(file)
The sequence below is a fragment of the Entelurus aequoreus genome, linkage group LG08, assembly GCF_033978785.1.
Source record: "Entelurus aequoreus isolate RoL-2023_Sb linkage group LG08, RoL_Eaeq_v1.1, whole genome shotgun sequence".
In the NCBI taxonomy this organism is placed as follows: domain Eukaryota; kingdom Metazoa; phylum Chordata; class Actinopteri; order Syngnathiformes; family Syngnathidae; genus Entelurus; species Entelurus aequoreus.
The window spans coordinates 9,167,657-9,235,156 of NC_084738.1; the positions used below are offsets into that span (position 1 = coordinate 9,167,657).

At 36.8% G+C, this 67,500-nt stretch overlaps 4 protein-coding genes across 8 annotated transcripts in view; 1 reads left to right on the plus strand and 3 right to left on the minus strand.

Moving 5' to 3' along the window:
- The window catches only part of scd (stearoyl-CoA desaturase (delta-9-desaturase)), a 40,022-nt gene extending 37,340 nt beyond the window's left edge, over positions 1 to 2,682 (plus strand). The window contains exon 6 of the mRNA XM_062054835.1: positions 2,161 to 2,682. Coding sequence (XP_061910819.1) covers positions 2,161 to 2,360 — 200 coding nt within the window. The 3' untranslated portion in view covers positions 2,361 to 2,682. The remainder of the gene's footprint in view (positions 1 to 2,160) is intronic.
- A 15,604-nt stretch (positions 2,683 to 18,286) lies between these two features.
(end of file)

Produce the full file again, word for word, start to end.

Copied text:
The sequence below is a fragment of the Entelurus aequoreus genome, linkage group LG08, assembly GCF_033978785.1.
Source record: "Entelurus aequoreus isolate RoL-2023_Sb linkage group LG08, RoL_Eaeq_v1.1, whole genome shotgun sequence".
In the NCBI taxonomy this organism is placed as follows: domain Eukaryota; kingdom Metazoa; phylum Chordata; class Actinopteri; order Syngnathiformes; family Syngnathidae; genus Entelurus; species Entelurus aequoreus.
The window spans coordinates 9,167,657-9,235,156 of NC_084738.1; the positions used below are offsets into that span (position 1 = coordinate 9,167,657).

At 36.8% G+C, this 67,500-nt stretch overlaps 4 protein-coding genes across 8 annotated transcripts in view; 1 reads left to right on the plus strand and 3 right to left on the minus strand.

Moving 5' to 3' along the window:
- The window catches only part of scd (stearoyl-CoA desaturase (delta-9-desaturase)), a 40,022-nt gene extending 37,340 nt beyond the window's left edge, over positions 1 to 2,682 (plus strand). The window contains exon 6 of the mRNA XM_062054835.1: positions 2,161 to 2,682. Coding sequence (XP_061910819.1) covers positions 2,161 to 2,360 — 200 coding nt within the window. The 3' untranslated portion in view covers positions 2,361 to 2,682. The remainder of the gene's footprint in view (positions 1 to 2,160) is intronic.
- A 15,604-nt stretch (positions 2,683 to 18,286) lies between these two features.